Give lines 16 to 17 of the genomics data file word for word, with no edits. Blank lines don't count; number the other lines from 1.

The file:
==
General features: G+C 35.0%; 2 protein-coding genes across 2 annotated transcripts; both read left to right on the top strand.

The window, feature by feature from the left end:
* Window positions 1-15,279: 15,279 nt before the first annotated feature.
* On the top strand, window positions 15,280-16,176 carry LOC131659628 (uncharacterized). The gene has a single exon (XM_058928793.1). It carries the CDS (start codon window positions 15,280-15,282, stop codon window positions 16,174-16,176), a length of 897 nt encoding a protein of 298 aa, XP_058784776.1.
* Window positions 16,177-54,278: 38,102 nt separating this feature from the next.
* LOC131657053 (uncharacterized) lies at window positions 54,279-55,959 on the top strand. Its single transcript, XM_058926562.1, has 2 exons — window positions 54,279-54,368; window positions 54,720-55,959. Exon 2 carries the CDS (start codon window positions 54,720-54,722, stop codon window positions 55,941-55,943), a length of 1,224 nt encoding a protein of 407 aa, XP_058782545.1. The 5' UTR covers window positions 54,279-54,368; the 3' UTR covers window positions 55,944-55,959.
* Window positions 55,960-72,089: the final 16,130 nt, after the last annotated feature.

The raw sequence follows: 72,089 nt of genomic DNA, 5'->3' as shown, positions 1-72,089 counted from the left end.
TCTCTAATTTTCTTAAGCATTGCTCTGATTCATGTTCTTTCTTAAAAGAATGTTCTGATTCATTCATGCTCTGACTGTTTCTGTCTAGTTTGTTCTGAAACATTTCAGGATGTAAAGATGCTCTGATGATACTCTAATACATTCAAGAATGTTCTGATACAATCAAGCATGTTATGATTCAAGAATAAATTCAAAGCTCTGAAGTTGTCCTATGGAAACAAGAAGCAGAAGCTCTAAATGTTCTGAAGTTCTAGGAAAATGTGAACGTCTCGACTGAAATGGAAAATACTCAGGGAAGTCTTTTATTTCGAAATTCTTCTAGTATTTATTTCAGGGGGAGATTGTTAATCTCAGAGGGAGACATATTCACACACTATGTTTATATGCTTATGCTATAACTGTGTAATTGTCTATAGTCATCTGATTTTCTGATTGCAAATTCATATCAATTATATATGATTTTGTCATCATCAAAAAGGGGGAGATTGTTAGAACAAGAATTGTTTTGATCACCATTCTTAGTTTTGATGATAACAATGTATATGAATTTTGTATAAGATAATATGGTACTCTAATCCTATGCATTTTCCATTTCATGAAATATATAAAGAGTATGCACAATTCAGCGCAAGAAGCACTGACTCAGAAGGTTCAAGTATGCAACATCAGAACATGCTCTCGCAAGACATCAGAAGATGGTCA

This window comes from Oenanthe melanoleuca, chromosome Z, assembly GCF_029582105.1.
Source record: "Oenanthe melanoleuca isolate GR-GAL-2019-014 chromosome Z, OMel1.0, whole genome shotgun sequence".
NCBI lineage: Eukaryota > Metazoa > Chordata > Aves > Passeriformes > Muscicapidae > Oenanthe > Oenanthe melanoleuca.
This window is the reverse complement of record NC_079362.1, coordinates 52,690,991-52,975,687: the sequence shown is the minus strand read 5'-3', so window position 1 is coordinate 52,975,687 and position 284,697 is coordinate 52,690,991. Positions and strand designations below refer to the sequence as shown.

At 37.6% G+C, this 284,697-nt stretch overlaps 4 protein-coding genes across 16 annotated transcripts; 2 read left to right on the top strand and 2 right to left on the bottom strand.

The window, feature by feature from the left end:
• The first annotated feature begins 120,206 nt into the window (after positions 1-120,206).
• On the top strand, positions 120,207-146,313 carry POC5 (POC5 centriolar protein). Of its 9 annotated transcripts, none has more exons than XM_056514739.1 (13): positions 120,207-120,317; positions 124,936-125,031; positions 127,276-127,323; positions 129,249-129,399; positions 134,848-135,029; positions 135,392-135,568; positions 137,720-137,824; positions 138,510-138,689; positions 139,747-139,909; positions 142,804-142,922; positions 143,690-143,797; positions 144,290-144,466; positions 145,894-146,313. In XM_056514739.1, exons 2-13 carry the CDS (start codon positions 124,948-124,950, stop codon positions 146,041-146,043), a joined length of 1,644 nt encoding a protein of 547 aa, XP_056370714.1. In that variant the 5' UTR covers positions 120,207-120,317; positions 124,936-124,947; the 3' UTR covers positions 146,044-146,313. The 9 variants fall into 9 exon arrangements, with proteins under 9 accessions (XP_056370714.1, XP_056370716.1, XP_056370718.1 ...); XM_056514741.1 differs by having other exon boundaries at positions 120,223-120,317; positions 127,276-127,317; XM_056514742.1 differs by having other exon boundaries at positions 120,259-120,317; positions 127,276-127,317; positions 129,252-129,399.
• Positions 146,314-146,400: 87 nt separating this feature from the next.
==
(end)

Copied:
• The first annotated feature begins 120,206 nt into the window (after positions 1-120,206).
• On the top strand, positions 120,207-146,313 carry POC5 (POC5 centriolar protein). Of its 9 annotated transcripts, none has more exons than XM_056514739.1 (13): positions 120,207-120,317; positions 124,936-125,031; positions 127,276-127,323; positions 129,249-129,399; positions 134,848-135,029; positions 135,392-135,568; positions 137,720-137,824; positions 138,510-138,689; positions 139,747-139,909; positions 142,804-142,922; positions 143,690-143,797; positions 144,290-144,466; positions 145,894-146,313. In XM_056514739.1, exons 2-13 carry the CDS (start codon positions 124,948-124,950, stop codon positions 146,041-146,043), a joined length of 1,644 nt encoding a protein of 547 aa, XP_056370714.1. In that variant the 5' UTR covers positions 120,207-120,317; positions 124,936-124,947; the 3' UTR covers positions 146,044-146,313. The 9 variants fall into 9 exon arrangements, with proteins under 9 accessions (XP_056370714.1, XP_056370716.1, XP_056370718.1 ...); XM_056514741.1 differs by having other exon boundaries at positions 120,223-120,317; positions 127,276-127,317; XM_056514742.1 differs by having other exon boundaries at positions 120,259-120,317; positions 127,276-127,317; positions 129,252-129,399.